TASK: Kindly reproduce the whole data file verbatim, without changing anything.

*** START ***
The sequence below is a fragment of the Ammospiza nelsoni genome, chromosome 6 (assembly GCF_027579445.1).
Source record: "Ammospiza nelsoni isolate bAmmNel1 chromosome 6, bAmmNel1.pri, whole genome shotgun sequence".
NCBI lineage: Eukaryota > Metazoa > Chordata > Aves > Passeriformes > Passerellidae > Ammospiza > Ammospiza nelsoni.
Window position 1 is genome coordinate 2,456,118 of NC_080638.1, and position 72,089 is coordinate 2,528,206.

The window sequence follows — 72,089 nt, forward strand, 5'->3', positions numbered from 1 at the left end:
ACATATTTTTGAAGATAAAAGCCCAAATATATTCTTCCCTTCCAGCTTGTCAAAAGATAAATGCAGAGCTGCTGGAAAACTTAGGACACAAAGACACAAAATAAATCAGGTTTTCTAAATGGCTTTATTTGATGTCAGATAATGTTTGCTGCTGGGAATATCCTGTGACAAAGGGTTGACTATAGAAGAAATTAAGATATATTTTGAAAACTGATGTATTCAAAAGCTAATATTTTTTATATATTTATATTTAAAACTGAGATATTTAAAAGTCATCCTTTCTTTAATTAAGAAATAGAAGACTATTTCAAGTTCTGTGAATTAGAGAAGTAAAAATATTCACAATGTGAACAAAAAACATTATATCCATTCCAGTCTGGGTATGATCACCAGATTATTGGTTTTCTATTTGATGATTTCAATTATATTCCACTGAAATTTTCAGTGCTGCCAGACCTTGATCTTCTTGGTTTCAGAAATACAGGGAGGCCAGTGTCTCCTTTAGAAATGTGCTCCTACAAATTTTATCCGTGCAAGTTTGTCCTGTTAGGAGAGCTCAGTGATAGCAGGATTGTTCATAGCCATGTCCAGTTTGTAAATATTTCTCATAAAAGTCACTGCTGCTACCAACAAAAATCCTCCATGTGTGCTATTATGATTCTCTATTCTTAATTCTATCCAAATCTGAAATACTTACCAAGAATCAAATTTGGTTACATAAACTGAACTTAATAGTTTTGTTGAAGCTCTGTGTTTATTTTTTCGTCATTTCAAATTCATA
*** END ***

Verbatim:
The sequence below is a fragment of the Ammospiza nelsoni genome, chromosome 6 (assembly GCF_027579445.1).
Source record: "Ammospiza nelsoni isolate bAmmNel1 chromosome 6, bAmmNel1.pri, whole genome shotgun sequence".
NCBI lineage: Eukaryota > Metazoa > Chordata > Aves > Passeriformes > Passerellidae > Ammospiza > Ammospiza nelsoni.
Window position 1 is genome coordinate 2,456,118 of NC_080638.1, and position 72,089 is coordinate 2,528,206.

The window sequence follows — 72,089 nt, forward strand, 5'->3', positions numbered from 1 at the left end:
ACATATTTTTGAAGATAAAAGCCCAAATATATTCTTCCCTTCCAGCTTGTCAAAAGATAAATGCAGAGCTGCTGGAAAACTTAGGACACAAAGACACAAAATAAATCAGGTTTTCTAAATGGCTTTATTTGATGTCAGATAATGTTTGCTGCTGGGAATATCCTGTGACAAAGGGTTGACTATAGAAGAAATTAAGATATATTTTGAAAACTGATGTATTCAAAAGCTAATATTTTTTATATATTTATATTTAAAACTGAGATATTTAAAAGTCATCCTTTCTTTAATTAAGAAATAGAAGACTATTTCAAGTTCTGTGAATTAGAGAAGTAAAAATATTCACAATGTGAACAAAAAACATTATATCCATTCCAGTCTGGGTATGATCACCAGATTATTGGTTTTCTATTTGATGATTTCAATTATATTCCACTGAAATTTTCAGTGCTGCCAGACCTTGATCTTCTTGGTTTCAGAAATACAGGGAGGCCAGTGTCTCCTTTAGAAATGTGCTCCTACAAATTTTATCCGTGCAAGTTTGTCCTGTTAGGAGAGCTCAGTGATAGCAGGATTGTTCATAGCCATGTCCAGTTTGTAAATATTTCTCATAAAAGTCACTGCTGCTACCAACAAAAATCCTCCATGTGTGCTATTATGATTCTCTATTCTTAATTCTATCCAAATCTGAAATACTTACCAAGAATCAAATTTGGTTACATAAACTGAACTTAATAGTTTTGTTGAAGCTCTGTGTTTATTTTTTCGTCATTTCAAATTCATA